On another level, the very capacity to act morally is tied up in many ways, only some of which the agent may realize, with a set of relations to others. Crucial moral qualities such as courage, determination, reflection, patience, integrity, and so on, even when they are at some stage internalized as driving forces of personal character, are in fundamental respects other-regarding as well. Moral theorists like to say that ethics is what you do when no one else is watching you; and at the moment of action this may be true. But the emergence of these capabilities, the examples from which they derive their importance to us, their imaginary force as if we were being seen and judged by others, all enter in subtle ways to moral deliberation and action even when they do not seem to be primary considerations. If ethics is a social practice this must be so, because it is only through experiences of participation and exemplification involving others that we master the capacities and dispositions of moral agency in the first place.

            Finally, other people engage us in many moral situations as the people whom we see concretely affected by our actions. Their presence to us often constitutes a calling-forth that draws from us sentiments and motivations that we had previously not experienced. This relational quality runs throughout the considerations just discussed here, but they are especially salient, we believe, in the simple moment when a look, an appeal, a moment of vulnerability in others suddenly opens a moral horizon, or a feeling, that in some sense comes to us; it is not a response we impose on the situation as much as an effect it has upon us that makes us, in a real sense, more capable of a moral response than we had been before.


            The proposed framework here, illuminating some of the dimensions of conceiving ethics as a practice, is indebted to key elements of Wittgenstein’s philosophy, especially his later philosophy, but is not exclusively Wittgensteinian. It is indebted as much to theorists who have also tried to decenter the ethical subject, particularly Foucault, and who have tried to problematize the idea of a stable, ethical self. In the view outlined here, there is no “method” to ethical deliberation and no single way in which the ethical agent arrives at a proper course of action. Elements of self-formation and learning interact with elements of emulating others and responding to their conceptions of us, which interact in turn with elements emphasizing our role as ethical exemplars or teachers for others. In the context of practices, when one is teaching, when one is learning, and when one is working on improving one’s own practice, cannot be easily separated. This is true of the practice of ethics also. Because the dimensions of this complex practice work themselves out differently in every concrete instance, any efforts at justification beyond an accounting of the considerations in this case, are highly artificial. Some people are generally honest, or generous, etc. But if you were to ask them why they were so, you would probably get something more like a personal narrative or an autobiography than what philosophers think of as a justification. Or you might simply hear, “This is just the way I am” (or this is just what we do, where the “we” refers to a particular family or community).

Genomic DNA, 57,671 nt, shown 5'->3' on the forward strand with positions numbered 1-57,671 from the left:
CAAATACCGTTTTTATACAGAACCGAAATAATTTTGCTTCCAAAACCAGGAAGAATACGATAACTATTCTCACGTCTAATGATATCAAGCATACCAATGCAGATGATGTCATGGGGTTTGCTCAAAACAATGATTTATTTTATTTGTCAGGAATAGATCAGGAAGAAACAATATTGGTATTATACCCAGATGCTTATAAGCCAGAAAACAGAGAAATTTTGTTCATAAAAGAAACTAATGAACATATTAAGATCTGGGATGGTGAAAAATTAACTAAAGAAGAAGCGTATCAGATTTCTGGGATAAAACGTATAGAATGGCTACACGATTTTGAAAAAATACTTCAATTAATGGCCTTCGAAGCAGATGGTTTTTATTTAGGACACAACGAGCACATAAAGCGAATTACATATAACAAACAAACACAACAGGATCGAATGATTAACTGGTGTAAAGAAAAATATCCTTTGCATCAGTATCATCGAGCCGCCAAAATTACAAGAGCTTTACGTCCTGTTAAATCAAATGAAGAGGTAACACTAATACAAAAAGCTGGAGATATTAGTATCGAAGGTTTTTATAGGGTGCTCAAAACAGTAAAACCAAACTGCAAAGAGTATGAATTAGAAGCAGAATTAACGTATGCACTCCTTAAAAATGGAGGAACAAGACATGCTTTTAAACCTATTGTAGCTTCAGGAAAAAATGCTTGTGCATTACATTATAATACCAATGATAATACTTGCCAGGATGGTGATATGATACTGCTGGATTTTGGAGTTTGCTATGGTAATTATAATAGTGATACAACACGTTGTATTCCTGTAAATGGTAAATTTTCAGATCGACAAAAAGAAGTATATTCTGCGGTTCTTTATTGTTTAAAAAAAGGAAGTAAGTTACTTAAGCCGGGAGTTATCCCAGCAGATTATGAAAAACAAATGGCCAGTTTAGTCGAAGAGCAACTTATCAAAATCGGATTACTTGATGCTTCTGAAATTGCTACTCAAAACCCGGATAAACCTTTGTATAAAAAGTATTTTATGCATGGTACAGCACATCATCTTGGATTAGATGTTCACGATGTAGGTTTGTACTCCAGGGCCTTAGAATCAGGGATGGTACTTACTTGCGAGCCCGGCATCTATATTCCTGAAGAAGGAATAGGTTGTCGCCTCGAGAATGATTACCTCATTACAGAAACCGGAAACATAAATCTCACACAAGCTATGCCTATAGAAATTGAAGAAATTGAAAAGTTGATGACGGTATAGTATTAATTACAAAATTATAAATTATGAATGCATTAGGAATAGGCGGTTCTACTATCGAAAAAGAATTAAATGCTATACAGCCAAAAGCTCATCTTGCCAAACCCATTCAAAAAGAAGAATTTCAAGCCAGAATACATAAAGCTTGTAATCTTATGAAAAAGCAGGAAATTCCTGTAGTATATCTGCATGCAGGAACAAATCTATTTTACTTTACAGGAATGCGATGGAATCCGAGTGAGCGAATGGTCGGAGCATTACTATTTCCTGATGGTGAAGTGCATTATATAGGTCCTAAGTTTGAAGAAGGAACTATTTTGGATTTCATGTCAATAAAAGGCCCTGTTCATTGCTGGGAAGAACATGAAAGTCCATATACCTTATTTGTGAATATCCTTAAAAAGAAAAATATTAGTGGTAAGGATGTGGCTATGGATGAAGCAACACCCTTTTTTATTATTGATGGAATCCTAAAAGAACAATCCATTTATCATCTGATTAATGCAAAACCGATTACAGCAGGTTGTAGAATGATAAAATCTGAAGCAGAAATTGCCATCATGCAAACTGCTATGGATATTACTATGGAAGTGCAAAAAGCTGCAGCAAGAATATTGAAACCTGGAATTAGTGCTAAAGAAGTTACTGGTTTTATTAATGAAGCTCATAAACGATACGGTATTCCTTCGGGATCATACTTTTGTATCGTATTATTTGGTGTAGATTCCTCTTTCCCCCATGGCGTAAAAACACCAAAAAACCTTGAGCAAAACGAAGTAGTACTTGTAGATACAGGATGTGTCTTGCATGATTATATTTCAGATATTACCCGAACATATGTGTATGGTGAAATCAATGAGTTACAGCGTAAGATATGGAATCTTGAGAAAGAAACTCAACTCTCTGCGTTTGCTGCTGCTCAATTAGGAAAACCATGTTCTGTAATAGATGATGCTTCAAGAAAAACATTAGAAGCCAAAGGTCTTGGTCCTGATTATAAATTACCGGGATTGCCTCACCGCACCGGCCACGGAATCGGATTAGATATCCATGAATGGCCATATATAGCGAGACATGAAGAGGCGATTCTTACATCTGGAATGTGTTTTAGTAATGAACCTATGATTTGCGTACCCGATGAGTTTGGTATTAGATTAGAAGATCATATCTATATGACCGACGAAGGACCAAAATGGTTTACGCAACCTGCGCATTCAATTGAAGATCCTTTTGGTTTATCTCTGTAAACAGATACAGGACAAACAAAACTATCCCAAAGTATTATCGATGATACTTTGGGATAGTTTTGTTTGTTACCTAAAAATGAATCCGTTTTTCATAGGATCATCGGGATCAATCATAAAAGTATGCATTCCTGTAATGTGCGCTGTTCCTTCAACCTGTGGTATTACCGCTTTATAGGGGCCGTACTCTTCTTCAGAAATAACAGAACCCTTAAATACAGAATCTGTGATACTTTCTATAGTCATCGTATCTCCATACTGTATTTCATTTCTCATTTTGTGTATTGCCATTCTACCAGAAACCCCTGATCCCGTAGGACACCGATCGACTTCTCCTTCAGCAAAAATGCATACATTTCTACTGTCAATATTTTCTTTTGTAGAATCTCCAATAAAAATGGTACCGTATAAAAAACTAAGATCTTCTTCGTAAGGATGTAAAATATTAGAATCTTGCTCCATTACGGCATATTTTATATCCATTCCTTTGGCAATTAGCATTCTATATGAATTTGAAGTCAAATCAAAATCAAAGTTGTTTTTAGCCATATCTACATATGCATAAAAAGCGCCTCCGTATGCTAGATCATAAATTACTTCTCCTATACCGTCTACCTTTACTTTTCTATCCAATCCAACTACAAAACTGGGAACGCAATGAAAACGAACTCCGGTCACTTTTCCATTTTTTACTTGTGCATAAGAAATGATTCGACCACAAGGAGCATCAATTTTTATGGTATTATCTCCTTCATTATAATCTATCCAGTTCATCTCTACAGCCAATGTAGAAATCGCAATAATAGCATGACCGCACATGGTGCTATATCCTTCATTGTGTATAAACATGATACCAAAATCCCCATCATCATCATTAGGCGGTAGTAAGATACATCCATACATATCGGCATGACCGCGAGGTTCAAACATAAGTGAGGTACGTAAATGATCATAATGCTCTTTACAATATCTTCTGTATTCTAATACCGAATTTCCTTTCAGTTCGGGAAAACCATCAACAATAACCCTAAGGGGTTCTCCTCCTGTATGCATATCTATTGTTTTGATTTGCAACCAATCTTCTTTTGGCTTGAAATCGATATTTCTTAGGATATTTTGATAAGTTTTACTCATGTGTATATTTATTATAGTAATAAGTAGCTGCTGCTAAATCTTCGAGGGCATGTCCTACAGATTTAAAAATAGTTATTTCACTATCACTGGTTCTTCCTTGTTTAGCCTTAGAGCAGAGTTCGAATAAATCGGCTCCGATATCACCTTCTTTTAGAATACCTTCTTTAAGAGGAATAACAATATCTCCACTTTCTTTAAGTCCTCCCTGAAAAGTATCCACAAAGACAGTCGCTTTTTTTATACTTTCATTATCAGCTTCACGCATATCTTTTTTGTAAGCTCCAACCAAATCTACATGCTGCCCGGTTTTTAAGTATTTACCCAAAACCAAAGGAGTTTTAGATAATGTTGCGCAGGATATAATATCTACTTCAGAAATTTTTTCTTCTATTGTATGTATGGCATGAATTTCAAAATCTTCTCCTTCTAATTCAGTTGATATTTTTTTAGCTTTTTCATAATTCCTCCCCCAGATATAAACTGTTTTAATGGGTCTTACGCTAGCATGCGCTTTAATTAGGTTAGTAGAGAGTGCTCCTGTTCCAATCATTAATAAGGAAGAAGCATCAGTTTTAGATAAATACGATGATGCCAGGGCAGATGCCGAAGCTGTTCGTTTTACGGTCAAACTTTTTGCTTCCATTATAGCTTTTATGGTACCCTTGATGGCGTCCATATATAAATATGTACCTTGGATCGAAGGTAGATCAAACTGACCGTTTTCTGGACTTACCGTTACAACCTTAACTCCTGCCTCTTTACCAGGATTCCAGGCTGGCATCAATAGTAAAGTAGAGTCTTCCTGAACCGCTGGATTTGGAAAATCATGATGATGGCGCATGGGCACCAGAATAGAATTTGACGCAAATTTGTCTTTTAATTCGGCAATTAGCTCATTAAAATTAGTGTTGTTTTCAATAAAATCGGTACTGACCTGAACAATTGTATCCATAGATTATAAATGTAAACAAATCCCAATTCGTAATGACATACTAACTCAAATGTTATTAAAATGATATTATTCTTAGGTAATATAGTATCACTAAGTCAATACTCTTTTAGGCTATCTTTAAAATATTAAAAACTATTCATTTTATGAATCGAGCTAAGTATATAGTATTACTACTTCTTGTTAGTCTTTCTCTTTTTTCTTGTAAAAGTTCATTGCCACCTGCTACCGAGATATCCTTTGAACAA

What emerges from this map is a picture of a network of relations, present, past, and future, of which the ethical agent is, has been, or anticipates being a part. Our ethical identity is formed in the dynamic of how we treat others, how they treat us, and how we see them treating each other. This dynamic informs, influences, and sustains us as ethical subjects; in our responses we are often capable of more than we know or can articulate. This network of relations, “overlapping and criss-crossing,” represents the inseparability of questions of ethical conduct and questions of ethical teaching and learning. As Wittgenstein argues is the case for language, so we argue here for ethics: the essence of understanding a human practice is in understanding how it is learned.



Hannah Arendt, The Human Condition (Chicago: University of Chicago Press, 1958).


Norman Malcolm, Ludwig Wittgenstein: A Memoir (New York: Oxford University Press, 1958).


Ludwig Wittgenstein, Culture and Value (Chicago: University of Chicago Press, 1980).


Ludwig Wittgenstein, ”A Lecture on Ethics” in J. Klaage and A, Nordman (eds.) Ludwig Wittgenstein: Philosophical Occasions (1912-1951) (Indianapolis: Hackett, 1993): 115-155.


Ludwig Wittgenstein, On Certainty (New York: Harper, 1969).


Ludwig Wittgenstein, Philosophical Investigations (Oxford, Basil Blackwell, 1953).


Ludwig Wittgenstein, Tractatus Logico-Philosophicus (New York: Routledge and Kegan Paul, 1921).